‘You Keep Me Hanging On’: Wilson Pickett Takes On The Supremes

Late in 1969, the wicked Pickett boldly interpreted the Motown stars’ 1966 pop and soul No.1.

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Wilson Pickett - Photo: Michael Ochs Archives/Getty Images
Wilson Pickett - Photo: Michael Ochs Archives/Getty Images

Late in 1969, Wilson Pickett was in Miami, laying down tracks for what would become his tenth studio album, Right On. His renowned powers of interpretation gave the mighty Alabama soulman the ability to turn almost any song into a soul gem, as he’d proved again that year with covers of The Beatles’ “Hey Jude,” Steppenwolf‘s “Born To Be Wild,” and “Hey Joe,” best known in its version by Jimi HendrixThe last cover was particularly appropriate, as the American guitar star had played behind the soul man in his pre-fame days.

On December 13, Pickett entered the US R&B chart for the fifth time in 1969, and the 27th time in total, with a single that would go on to feature on the Right On album. This time, the artists in his sights were Motown royalty, as he boldly interpreted a 1966 song that had been a pop and soul No.1 for the Supremes, “You Keep Me Hanging On.”

Motown versatility

The Holland-Dozier-Holland gem had already proved its versatility when a psychedelic rock version by Vanilla Fudge became an American Top 10 hit in 1967. It would later provide great success for many artists across a wide range of genres, from Kim Wilde’s pop rendition of 1987, which became a US No.1, to country star Reba McEntire’s improbable dance hit with it in 1996.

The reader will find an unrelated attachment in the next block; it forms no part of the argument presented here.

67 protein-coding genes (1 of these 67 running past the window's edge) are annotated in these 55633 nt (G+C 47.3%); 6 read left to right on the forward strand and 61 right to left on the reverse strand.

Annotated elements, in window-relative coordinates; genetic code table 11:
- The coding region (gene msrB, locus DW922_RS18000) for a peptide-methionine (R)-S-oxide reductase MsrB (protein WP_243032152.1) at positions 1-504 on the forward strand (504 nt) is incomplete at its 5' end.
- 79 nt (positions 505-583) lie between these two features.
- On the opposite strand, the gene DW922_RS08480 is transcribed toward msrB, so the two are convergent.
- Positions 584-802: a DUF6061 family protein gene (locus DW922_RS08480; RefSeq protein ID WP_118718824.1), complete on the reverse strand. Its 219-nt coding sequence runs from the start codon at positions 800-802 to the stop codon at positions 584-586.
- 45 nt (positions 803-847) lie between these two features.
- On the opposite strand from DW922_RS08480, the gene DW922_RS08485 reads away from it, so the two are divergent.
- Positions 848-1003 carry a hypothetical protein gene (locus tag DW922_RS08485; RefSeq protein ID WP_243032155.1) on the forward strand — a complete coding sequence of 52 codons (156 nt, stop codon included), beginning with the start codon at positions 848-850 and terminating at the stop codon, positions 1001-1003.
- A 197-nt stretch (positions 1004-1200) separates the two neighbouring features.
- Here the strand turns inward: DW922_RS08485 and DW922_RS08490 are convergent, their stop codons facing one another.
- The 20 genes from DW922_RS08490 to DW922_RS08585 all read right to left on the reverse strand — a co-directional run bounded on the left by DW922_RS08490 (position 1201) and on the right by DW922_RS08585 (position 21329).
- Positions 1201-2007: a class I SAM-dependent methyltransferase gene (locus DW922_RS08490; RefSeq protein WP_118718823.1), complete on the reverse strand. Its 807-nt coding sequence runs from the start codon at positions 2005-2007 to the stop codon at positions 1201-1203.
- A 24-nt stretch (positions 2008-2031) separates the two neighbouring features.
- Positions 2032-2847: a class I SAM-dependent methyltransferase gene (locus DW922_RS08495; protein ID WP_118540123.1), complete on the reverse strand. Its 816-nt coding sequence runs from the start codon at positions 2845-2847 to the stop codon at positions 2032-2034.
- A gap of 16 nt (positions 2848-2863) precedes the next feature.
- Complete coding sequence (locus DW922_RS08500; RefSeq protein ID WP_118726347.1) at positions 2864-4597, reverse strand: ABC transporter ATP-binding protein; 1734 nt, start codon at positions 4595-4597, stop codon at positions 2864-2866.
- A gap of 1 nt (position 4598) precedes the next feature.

Pickett’s version started with churchy organ before the arrival of strident horns and some guitar detail. The singer took it at a slow pace with female backing vocals, provided by Judy Clay, Cissy Houston, and others.

The Atlantic single may not have been one of Pickett’s biggest hits, but it rose to No.16 on the R&B chart in a five-week run, edging to No.92 on the Hot 100. The Right On album arrived in March 1970 with a 13-week R&B chart run that took it to No.36.

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  1. rivlax

    December 14, 2016 at 3:01 pm

    Yes, this was originally a Supremes song, but Wilson’s version is most definitely inspired by the psychedelic version by Vanilla Fudge, not the original one by Diana, Flo, and Mary.

  2. Rex Patton

    December 14, 2016 at 3:44 pm

    Pickett sings it well, but the arrangement was stolen from the Booker T and the Mg’s version.

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